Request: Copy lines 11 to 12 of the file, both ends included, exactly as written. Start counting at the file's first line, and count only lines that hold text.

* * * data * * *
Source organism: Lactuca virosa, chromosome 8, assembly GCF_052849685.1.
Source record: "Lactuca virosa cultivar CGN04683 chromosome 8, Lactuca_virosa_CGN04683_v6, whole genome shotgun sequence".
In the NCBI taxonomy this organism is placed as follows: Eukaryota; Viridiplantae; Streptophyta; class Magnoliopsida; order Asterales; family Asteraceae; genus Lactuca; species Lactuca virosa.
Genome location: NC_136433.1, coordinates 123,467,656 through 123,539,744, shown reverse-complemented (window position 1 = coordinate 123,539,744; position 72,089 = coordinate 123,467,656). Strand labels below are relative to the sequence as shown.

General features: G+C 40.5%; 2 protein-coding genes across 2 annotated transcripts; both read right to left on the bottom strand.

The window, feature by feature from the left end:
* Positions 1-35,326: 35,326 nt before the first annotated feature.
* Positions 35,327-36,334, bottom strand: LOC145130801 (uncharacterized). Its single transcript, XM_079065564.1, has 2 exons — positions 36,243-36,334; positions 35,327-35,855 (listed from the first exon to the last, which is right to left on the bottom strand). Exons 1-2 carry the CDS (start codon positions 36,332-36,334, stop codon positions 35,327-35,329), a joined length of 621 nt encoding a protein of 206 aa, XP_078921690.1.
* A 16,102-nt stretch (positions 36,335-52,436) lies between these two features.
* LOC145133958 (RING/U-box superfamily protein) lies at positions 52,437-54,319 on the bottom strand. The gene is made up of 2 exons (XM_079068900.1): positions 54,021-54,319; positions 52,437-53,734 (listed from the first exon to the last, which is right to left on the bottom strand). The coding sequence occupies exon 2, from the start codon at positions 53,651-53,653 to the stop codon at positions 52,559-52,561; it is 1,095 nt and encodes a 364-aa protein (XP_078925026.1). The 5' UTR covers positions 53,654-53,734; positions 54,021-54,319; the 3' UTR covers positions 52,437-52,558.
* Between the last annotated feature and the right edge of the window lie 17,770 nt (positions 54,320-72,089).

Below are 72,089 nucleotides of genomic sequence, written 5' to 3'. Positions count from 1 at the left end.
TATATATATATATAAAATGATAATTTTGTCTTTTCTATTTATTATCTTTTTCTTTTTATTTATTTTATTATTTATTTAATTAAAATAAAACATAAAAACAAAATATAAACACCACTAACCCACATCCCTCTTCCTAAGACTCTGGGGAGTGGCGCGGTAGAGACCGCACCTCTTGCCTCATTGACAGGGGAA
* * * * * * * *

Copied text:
* Between the last annotated feature and the right edge of the window lie 17,770 nt (positions 54,320-72,089).

Below are 72,089 nucleotides of genomic sequence, written 5' to 3'. Positions count from 1 at the left end.